2010 In Review

The New Year is a time of both reflection and of looking ahead. Many people choose to create plans and resolutions with how to be better in the new year. I wanted to look back at the top things I’ve learned this year. These things will definitely help to drive what I do in 2011. I hope it helps you too.

  1. There are more things made of petroleum than I could ever have dreamed of.
    • The range of products is staggering.
      • All clothes and dish detergents, by definition, are petroleum products.
      • Mascara is made from tar. Most cosmetics are petrochemically based.
      • Paraffin waxes used in candles and and candymaking
      • Many food additives are petrochemicals.
      • All plastics are made from petroleum.
      • Fertilizers, insecticides
      • Most moisturizers and lotions.
    • Many “safe” petroleum products are actually derivatives of known dangerous petroleum products. Bisphenol-A, a petrochemical used in the manufacture of plastics used for food preparation and storage, is a derivative of Benzene, a known carcinogen.
    • It accounts for 14.4% of all petroleum usage in the US (according to the US Department of Energy). That’s about a BILLION barrels a year. Think about that. If we reduce our consumption of these resulting products, we can help with the energy crisis. This number also doesn’t include the petroleum-derived products made in other countries.
  1. Only a small fraction of the 80,000+ chemicals used in industry today have been tested for toxicity in humans. Of those that have actually been tested, next to none have long term testing, only cursory studies that have little to no value. Each year thousands more are added to the mix.
    • The Toxic Substances Control Act of 1976 allows chemicals to be sold and used unless they are proven to be a risk.
    • It is not required by any law or agency that ANY testing occur. It’s at the discretion of the manufacturer.
    • It is not in the best interest of a manufacturer to do these studies.
    • It is very, very difficult to prove that a chemical causes health issues. A chemical may be on the market and causing issues for decades before it is controlled or banned, if it is even ever controlled or banned. Asbestos, a known carcinogen that causes continued deaths every year, is a good example.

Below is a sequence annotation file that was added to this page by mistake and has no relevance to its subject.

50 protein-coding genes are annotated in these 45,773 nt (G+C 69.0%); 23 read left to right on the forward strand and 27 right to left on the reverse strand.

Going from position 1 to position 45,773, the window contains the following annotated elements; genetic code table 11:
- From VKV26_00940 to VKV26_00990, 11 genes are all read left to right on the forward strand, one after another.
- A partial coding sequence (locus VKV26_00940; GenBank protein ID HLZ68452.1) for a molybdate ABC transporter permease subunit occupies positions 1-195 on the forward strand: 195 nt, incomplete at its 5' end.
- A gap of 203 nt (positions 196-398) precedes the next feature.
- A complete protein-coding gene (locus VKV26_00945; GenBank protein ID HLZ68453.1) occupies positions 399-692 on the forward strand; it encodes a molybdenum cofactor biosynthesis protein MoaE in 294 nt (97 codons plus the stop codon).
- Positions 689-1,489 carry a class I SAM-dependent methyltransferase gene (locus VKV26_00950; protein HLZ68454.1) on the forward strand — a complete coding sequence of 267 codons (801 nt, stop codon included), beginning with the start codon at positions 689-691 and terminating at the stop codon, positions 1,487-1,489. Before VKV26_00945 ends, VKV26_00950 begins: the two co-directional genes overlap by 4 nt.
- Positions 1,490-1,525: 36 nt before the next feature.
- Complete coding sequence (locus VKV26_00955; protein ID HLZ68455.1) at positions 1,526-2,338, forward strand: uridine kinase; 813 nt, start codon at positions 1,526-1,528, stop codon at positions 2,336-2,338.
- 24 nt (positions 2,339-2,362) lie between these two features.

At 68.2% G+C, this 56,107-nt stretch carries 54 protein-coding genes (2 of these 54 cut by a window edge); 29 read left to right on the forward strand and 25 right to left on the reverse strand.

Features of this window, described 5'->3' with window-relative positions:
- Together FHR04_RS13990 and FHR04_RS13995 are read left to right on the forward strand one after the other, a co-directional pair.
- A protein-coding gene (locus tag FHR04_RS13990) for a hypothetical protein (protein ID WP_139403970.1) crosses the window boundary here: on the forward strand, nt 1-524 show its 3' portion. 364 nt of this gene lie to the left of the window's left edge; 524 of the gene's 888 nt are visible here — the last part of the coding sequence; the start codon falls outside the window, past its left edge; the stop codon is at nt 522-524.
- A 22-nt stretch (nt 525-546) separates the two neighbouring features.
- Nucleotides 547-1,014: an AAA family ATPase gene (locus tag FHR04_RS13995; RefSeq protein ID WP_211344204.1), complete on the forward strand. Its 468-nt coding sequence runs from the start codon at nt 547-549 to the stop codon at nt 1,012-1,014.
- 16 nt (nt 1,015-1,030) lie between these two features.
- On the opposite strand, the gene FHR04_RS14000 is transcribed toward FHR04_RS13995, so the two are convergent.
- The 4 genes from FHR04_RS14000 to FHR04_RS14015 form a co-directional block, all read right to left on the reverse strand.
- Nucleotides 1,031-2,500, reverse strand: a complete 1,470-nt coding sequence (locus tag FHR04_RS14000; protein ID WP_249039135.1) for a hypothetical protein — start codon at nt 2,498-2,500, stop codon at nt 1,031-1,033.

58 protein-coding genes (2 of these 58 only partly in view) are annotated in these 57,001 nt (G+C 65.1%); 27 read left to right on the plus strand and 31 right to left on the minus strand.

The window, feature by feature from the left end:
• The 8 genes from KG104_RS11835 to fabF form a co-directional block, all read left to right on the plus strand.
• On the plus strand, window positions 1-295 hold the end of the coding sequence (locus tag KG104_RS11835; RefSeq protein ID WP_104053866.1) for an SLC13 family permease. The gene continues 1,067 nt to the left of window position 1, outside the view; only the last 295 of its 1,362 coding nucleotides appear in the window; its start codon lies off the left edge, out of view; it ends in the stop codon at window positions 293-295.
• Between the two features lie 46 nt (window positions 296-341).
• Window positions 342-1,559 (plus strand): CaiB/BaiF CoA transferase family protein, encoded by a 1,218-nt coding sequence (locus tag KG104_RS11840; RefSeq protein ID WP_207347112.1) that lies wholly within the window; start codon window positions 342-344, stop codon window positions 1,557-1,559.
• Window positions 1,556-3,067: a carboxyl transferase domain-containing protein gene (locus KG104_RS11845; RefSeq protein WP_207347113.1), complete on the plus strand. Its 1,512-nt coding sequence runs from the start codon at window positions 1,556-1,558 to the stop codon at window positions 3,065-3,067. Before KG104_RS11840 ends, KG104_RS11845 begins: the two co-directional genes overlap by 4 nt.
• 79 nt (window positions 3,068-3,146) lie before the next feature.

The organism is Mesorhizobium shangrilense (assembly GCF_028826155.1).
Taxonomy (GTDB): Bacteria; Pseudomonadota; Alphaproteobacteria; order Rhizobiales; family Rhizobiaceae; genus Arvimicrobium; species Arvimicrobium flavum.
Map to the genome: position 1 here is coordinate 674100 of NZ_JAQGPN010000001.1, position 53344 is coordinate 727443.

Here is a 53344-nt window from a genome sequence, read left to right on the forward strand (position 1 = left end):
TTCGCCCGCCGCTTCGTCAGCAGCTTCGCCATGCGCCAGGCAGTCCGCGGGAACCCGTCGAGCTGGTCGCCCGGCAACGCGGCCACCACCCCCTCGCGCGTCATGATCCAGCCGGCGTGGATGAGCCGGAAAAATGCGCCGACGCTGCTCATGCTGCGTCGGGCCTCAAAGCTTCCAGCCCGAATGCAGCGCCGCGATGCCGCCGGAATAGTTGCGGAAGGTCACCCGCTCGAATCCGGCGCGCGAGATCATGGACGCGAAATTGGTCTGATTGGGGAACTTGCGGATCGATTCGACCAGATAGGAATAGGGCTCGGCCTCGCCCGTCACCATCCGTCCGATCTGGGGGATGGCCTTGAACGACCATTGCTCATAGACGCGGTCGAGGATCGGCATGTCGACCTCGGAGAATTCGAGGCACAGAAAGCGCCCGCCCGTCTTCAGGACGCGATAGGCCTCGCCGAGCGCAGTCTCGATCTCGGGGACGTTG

1. Eating organic/local/fresh/grass fed is actually cheaper than you may think.
    • Organic/grass fed food is definitely more costly, but the more I became interested in reducing additives and chemicals in our food, the less processed food I bought. The more nutritious food I made, the less snacks and processed foods I’d buy. In the end, it was about the same cost to buy less food that was more nutrient-dense than it was to buy the additional processed junk I used to eat because I was hungry all the time.
  1. Making your own home and body products is generally more frugal, and definitely more rewarding, than buying them.
    • Soapmaking from scratch makes lots of soap, more than I think I could use in a year. Depending on the ingredients used it can be expensive, but I think a worthwhile endeavor.
    • I now exclusively make my own cleaners and cleansers with vinegar, baking soda, and essential oils. It’s cheap and well worth it.
    • Laundry detergent is easy to make and costs pennies a load. You may have to have your local hardware store order the washing soda for you. If you have hard water, try the liquid variety. It takes me 10 minutes to make up a batch, which lasts a few months.
  1. The level of trust which we give to corporations to “do the right thing” is completely unfounded. Looking at the historical record, again and again it is shown that companies will do whatever it takes to continue making a profit, regardless of how many people they hurt.
    • If you think I am kidding, or overstating, I suggest a read of Doubt Is Their Product or The Hundred Year Lie. The former is by a government insider who has seen firsthand how industry lobbying works to block regulation , it targets several specific industries and their dangerous products. The latter is from a journalist and includes a 100 year documented timeline of adverse events in the chemical and food industries and the laws of the US.

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